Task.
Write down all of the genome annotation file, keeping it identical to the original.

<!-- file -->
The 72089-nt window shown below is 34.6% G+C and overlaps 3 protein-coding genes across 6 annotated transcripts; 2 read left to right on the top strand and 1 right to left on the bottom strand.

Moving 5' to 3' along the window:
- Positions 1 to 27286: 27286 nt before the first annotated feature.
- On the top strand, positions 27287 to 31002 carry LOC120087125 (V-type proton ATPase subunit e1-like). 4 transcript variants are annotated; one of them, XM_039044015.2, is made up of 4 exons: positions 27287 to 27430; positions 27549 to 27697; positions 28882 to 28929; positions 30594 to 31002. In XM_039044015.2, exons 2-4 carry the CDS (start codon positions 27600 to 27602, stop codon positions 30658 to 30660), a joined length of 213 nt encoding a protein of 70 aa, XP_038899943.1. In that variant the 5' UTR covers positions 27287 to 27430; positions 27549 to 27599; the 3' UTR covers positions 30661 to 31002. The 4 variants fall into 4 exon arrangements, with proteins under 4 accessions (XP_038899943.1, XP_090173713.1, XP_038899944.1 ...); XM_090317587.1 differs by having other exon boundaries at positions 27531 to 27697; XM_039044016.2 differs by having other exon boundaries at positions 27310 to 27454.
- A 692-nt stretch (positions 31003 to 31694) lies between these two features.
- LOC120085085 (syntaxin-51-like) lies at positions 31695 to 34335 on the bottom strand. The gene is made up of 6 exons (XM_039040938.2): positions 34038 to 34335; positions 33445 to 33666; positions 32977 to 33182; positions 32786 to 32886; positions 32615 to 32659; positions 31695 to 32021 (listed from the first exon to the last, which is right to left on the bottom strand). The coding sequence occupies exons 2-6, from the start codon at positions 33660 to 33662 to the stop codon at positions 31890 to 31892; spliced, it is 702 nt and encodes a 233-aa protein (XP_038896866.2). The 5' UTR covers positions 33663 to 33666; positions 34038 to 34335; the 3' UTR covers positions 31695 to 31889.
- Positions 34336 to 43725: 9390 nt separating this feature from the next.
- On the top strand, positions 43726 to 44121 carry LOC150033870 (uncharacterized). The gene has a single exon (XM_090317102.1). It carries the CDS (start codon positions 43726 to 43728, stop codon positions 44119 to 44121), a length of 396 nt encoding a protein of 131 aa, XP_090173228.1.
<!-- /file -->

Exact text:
The 72089-nt window shown below is 34.6% G+C and overlaps 3 protein-coding genes across 6 annotated transcripts; 2 read left to right on the top strand and 1 right to left on the bottom strand.

Moving 5' to 3' along the window:
- Positions 1 to 27286: 27286 nt before the first annotated feature.
- On the top strand, positions 27287 to 31002 carry LOC120087125 (V-type proton ATPase subunit e1-like). 4 transcript variants are annotated; one of them, XM_039044015.2, is made up of 4 exons: positions 27287 to 27430; positions 27549 to 27697; positions 28882 to 28929; positions 30594 to 31002. In XM_039044015.2, exons 2-4 carry the CDS (start codon positions 27600 to 27602, stop codon positions 30658 to 30660), a joined length of 213 nt encoding a protein of 70 aa, XP_038899943.1. In that variant the 5' UTR covers positions 27287 to 27430; positions 27549 to 27599; the 3' UTR covers positions 30661 to 31002. The 4 variants fall into 4 exon arrangements, with proteins under 4 accessions (XP_038899943.1, XP_090173713.1, XP_038899944.1 ...); XM_090317587.1 differs by having other exon boundaries at positions 27531 to 27697; XM_039044016.2 differs by having other exon boundaries at positions 27310 to 27454.
- A 692-nt stretch (positions 31003 to 31694) lies between these two features.
- LOC120085085 (syntaxin-51-like) lies at positions 31695 to 34335 on the bottom strand. The gene is made up of 6 exons (XM_039040938.2): positions 34038 to 34335; positions 33445 to 33666; positions 32977 to 33182; positions 32786 to 32886; positions 32615 to 32659; positions 31695 to 32021 (listed from the first exon to the last, which is right to left on the bottom strand). The coding sequence occupies exons 2-6, from the start codon at positions 33660 to 33662 to the stop codon at positions 31890 to 31892; spliced, it is 702 nt and encodes a 233-aa protein (XP_038896866.2). The 5' UTR covers positions 33663 to 33666; positions 34038 to 34335; the 3' UTR covers positions 31695 to 31889.
- Positions 34336 to 43725: 9390 nt separating this feature from the next.
- On the top strand, positions 43726 to 44121 carry LOC150033870 (uncharacterized). The gene has a single exon (XM_090317102.1). It carries the CDS (start codon positions 43726 to 43728, stop codon positions 44119 to 44121), a length of 396 nt encoding a protein of 131 aa, XP_090173228.1.